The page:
San Antonio vs. Utah, Final Score: Spurs go down to the Jazz, 120-111

In their current injured state, this is who the Spurs are right now: a flawed team with a struggling offense who drops home games left and right.

If you’ve been watching the Spurs lately, then you know how Saturday’s game against the Utah Jazz went: San Antonio played behind for nearly the entire night as their offense struggled to put points on the board and their defense alternated between excellent stops and giving up easy buckets, but they battled back valiantly late in the game to pull within 3 before turnovers and poor execution ended the comeback attempt.

So, after losing just 3 home games in their first 23 contests in the AT&T Center this season, the Spurs have lost 3 of their last 5 — and it feels every bit as bad as that sounds. Without the offense of Kawhi Leonard and Rudy Gay the league knows what the Spurs want to do, and they just can’t score enough points to win games against anything resembling a quality team. Get well, guys. They need you out there.

Observations

This play is the game (and maybe the season) in microcosm:

I hate it when the Spurs come out scoring easily, get a nice lead, and then proceed to hemorrhage points while going into a deep scoring drought. The Spurs went from up 6 to down 10 in less than 4 minutes — and since they ended up losing by 11, that single early-first-quarter lapse was essentially the game.

Ho hum, it was another 30+ point game from LaMarcus Aldridge: 31 on 12-19 with 5 boards and 3 helpers in 34 minutes. But what I want to draw attention to is his understated defensive savvy. Sometimes you watch defenders play and just by the way they move you can tell they’re affecting the offensive player’s shot. Then there are guys like Aldridge who are playing good positional defense, don’t look to be pressuring anything, yet somehow make blocks and deflections all game long. I can’t say enough good things about LMA this season.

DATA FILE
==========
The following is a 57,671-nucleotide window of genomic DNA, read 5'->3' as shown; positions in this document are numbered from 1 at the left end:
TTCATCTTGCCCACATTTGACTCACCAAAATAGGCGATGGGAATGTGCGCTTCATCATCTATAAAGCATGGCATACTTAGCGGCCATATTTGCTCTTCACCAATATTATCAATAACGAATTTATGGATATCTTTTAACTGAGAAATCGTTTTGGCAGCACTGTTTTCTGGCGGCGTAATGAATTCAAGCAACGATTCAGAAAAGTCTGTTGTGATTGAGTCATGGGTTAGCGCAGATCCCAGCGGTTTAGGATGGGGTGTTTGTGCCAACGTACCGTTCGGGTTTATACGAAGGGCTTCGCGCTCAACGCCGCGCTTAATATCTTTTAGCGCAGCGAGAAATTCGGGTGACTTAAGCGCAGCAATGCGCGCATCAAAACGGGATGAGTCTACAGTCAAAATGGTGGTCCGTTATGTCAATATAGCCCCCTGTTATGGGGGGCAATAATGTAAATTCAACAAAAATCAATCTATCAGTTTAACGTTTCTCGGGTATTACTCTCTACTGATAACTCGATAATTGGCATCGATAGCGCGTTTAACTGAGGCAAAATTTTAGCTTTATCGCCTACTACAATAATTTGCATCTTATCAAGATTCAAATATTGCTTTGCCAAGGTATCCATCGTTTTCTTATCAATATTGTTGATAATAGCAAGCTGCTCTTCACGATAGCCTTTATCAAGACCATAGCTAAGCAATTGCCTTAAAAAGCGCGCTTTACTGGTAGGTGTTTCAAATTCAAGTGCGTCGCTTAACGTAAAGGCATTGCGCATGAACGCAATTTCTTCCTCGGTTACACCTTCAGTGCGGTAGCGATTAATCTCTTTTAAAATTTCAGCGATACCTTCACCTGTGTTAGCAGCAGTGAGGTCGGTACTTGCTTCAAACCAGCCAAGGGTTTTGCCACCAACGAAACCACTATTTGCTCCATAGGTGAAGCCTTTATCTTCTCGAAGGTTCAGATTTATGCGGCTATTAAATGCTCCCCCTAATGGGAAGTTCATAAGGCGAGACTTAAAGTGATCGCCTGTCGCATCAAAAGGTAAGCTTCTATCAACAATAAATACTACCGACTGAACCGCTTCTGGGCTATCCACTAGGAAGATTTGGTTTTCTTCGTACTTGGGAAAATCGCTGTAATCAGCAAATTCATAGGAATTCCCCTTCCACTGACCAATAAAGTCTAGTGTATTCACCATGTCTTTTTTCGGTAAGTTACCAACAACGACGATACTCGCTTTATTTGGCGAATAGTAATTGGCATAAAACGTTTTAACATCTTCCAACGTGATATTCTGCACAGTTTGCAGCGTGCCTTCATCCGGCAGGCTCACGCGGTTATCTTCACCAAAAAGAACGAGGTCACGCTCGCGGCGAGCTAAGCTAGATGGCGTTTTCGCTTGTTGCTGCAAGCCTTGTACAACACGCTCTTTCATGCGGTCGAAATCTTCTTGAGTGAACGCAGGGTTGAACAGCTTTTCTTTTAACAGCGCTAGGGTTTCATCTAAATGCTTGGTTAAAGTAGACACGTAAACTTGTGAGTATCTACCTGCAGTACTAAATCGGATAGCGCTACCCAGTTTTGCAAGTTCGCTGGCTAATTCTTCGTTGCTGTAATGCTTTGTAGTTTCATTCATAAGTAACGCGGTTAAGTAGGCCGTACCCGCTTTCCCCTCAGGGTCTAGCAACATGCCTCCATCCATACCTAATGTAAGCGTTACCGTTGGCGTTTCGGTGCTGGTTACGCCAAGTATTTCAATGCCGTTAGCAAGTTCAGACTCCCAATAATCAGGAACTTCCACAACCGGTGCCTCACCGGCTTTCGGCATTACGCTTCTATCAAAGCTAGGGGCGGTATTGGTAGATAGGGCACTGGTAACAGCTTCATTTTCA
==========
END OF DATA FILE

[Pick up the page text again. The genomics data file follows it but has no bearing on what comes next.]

Dejounte Murray’s jumper looks so clean when it goes in. Of course, it also often looks clean when it misses badly. But my point here is that when his motion is sound and he’s under control, I no longer dislike him taking jump shots from the elbow and closer. His hard work is starting to pay off.

Maybe this will last, and maybe the league just hasn’t gotten used to Kyle Anderson’s length on defense, but it’s obvious that he surprises a lot of guys who think they can make passes in his general vicinity without Anderson sucking them up like a Black and Decker portable vacuum. Seriously, it’s not just his offensive game that’s deceptively effective.

Why does Ricky Rubio always shoot lights out against SA? The man makes 31% of his threes, and can’t miss behind the arc whenever he suits up against the Silver and Black. And now he has a new career high courtesy of playing in San Antonio. At least he earned it — what a phenomenal all-around game by the Spaniard. Congrats, Ricky, just please don’t do that to us again, por favor.

I’ve never seen this set from SA before, and while it gets a bit ugly for a split second (where Davis Bertand slams into Pau Gasol), they scored off it, so there might be something here:

Source: Pounding The Rock

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